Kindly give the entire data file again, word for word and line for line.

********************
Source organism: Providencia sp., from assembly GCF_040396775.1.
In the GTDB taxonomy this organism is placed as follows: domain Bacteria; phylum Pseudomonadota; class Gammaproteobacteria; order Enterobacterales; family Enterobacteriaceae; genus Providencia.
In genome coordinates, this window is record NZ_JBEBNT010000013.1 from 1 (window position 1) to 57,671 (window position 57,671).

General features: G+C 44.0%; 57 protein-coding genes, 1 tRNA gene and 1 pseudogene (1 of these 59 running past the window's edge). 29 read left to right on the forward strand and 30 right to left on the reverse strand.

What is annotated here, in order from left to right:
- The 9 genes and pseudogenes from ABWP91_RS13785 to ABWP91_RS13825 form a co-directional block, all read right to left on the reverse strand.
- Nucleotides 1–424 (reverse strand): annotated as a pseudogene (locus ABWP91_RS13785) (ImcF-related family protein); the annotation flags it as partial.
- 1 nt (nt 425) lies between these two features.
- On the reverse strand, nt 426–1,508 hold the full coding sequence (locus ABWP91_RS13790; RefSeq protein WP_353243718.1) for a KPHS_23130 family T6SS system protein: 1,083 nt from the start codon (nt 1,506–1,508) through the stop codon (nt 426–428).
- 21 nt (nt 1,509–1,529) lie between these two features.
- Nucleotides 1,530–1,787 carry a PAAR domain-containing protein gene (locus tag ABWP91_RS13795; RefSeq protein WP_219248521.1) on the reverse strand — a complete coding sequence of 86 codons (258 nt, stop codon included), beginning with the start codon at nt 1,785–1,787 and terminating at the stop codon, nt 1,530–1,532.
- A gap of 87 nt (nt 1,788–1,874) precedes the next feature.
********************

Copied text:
Source organism: Providencia sp., from assembly GCF_040396775.1.
In the GTDB taxonomy this organism is placed as follows: domain Bacteria; phylum Pseudomonadota; class Gammaproteobacteria; order Enterobacterales; family Enterobacteriaceae; genus Providencia.
In genome coordinates, this window is record NZ_JBEBNT010000013.1 from 1 (window position 1) to 57,671 (window position 57,671).

General features: G+C 44.0%; 57 protein-coding genes, 1 tRNA gene and 1 pseudogene (1 of these 59 running past the window's edge). 29 read left to right on the forward strand and 30 right to left on the reverse strand.

What is annotated here, in order from left to right:
- The 9 genes and pseudogenes from ABWP91_RS13785 to ABWP91_RS13825 form a co-directional block, all read right to left on the reverse strand.
- Nucleotides 1–424 (reverse strand): annotated as a pseudogene (locus ABWP91_RS13785) (ImcF-related family protein); the annotation flags it as partial.
- 1 nt (nt 425) lies between these two features.
- On the reverse strand, nt 426–1,508 hold the full coding sequence (locus ABWP91_RS13790; RefSeq protein WP_353243718.1) for a KPHS_23130 family T6SS system protein: 1,083 nt from the start codon (nt 1,506–1,508) through the stop codon (nt 426–428).
- 21 nt (nt 1,509–1,529) lie between these two features.
- Nucleotides 1,530–1,787 carry a PAAR domain-containing protein gene (locus tag ABWP91_RS13795; RefSeq protein WP_219248521.1) on the reverse strand — a complete coding sequence of 86 codons (258 nt, stop codon included), beginning with the start codon at nt 1,785–1,787 and terminating at the stop codon, nt 1,530–1,532.
- A gap of 87 nt (nt 1,788–1,874) precedes the next feature.